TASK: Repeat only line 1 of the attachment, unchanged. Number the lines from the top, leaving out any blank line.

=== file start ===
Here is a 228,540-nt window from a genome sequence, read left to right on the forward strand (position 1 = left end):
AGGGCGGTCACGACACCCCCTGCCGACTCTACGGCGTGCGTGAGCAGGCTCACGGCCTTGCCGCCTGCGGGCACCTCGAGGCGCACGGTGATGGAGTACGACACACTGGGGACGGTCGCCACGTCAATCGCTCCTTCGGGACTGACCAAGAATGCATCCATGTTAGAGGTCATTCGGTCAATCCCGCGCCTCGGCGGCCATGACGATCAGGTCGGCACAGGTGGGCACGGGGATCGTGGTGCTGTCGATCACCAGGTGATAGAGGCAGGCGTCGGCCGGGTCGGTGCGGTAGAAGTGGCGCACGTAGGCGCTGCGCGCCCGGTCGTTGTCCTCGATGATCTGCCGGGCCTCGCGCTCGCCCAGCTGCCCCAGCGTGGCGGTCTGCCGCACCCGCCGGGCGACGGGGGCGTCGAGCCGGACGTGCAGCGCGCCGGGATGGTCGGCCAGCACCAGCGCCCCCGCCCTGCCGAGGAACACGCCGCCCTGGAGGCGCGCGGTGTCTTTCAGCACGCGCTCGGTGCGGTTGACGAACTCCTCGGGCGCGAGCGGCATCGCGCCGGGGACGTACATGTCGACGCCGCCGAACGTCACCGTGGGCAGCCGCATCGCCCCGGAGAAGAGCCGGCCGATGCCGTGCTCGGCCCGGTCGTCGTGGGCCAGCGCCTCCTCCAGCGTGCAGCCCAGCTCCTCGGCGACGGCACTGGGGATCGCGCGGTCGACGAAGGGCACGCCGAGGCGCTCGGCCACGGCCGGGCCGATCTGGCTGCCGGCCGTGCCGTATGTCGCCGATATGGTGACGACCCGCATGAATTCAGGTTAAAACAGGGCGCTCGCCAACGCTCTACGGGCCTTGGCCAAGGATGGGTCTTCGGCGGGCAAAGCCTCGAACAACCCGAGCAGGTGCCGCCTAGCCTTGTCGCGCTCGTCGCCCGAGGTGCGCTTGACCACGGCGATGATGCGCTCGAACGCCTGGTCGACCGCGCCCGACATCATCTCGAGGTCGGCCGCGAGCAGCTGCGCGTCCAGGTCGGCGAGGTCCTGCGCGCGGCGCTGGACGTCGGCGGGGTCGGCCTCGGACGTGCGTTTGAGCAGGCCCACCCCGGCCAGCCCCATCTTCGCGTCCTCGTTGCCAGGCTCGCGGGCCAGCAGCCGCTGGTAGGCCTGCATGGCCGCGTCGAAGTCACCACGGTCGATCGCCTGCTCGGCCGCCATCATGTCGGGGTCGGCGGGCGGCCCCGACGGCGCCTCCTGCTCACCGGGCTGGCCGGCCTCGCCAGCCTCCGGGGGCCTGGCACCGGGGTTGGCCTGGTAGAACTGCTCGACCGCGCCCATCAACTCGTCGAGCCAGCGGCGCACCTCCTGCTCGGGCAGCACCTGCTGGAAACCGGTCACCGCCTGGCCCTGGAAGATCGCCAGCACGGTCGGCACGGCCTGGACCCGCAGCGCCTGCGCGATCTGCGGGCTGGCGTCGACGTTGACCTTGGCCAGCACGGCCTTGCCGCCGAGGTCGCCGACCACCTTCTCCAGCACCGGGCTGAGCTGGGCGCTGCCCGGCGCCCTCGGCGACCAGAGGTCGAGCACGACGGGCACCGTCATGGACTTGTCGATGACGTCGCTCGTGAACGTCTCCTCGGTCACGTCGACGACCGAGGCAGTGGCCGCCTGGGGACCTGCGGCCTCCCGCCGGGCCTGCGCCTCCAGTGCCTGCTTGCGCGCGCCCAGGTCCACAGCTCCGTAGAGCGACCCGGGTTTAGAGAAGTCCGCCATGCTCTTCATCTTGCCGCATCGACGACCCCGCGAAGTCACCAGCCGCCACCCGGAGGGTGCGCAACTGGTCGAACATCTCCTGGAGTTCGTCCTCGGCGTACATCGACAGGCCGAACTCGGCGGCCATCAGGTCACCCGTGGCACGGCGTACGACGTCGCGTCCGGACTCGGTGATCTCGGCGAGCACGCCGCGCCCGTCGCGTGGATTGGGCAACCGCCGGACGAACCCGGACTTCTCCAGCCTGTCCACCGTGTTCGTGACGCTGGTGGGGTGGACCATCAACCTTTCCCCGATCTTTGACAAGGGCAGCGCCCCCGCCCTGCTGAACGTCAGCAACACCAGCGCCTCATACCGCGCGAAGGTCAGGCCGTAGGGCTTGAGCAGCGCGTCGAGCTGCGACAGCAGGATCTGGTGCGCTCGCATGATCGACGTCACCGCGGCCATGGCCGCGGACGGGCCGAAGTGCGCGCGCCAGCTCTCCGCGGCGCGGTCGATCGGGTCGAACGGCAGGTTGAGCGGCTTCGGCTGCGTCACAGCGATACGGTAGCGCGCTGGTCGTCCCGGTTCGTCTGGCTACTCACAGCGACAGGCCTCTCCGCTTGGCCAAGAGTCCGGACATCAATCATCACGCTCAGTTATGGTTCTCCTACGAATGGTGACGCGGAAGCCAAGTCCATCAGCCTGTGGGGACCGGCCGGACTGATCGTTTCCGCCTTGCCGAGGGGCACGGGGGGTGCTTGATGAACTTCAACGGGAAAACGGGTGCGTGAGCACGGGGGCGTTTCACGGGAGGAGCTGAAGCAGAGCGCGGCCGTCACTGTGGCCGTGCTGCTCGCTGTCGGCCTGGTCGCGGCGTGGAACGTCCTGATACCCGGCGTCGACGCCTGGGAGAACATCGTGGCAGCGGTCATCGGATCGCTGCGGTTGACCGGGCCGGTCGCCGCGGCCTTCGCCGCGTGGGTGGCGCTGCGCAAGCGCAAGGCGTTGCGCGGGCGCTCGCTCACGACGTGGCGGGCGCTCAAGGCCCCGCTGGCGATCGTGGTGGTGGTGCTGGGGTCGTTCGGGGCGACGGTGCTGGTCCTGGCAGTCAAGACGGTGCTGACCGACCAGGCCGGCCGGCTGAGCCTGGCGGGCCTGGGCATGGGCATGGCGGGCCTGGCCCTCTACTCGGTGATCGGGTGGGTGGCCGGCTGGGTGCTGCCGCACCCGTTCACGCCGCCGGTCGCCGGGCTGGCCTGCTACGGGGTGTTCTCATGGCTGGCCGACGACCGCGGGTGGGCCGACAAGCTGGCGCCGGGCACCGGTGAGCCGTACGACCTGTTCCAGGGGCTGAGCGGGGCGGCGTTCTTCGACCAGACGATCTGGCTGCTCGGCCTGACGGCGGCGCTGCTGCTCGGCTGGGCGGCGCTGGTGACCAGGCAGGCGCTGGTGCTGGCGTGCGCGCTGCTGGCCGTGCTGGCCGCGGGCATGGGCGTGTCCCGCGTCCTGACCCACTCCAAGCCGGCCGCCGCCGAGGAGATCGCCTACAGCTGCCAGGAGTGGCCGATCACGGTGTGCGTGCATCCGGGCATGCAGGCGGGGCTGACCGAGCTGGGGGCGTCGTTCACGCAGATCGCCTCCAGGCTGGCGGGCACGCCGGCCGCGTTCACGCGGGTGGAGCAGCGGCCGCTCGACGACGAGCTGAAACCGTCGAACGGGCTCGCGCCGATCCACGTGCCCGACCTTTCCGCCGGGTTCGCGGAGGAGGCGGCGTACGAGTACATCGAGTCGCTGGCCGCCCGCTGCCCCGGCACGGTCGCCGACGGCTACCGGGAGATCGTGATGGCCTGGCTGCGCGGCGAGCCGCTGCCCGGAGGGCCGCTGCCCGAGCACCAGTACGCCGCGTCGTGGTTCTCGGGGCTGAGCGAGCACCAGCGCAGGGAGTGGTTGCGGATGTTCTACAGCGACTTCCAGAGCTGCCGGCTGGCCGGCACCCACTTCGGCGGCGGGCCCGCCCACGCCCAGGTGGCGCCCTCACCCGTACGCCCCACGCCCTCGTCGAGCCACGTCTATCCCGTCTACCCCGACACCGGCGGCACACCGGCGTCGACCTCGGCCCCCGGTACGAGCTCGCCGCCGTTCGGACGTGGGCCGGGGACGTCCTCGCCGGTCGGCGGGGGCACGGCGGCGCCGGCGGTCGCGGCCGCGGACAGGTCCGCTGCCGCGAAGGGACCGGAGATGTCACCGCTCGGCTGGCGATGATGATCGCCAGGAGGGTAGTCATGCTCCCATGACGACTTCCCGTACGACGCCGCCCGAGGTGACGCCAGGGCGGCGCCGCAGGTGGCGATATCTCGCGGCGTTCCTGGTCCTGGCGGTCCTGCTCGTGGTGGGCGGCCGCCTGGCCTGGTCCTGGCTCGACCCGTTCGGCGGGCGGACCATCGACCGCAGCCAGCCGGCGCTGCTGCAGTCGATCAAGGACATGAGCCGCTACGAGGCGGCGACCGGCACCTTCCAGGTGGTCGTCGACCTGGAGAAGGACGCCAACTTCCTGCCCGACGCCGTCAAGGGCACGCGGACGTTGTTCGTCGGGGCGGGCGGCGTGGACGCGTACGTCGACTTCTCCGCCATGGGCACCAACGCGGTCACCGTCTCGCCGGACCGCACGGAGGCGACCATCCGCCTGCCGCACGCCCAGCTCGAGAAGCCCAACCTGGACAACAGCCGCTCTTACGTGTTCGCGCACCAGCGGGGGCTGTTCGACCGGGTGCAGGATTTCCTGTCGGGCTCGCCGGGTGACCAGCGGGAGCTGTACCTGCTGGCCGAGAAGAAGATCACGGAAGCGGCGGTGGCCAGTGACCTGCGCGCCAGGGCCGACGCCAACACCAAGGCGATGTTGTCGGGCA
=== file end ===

Here is a 228,540-nt window from a genome sequence, read left to right on the forward strand (position 1 = left end):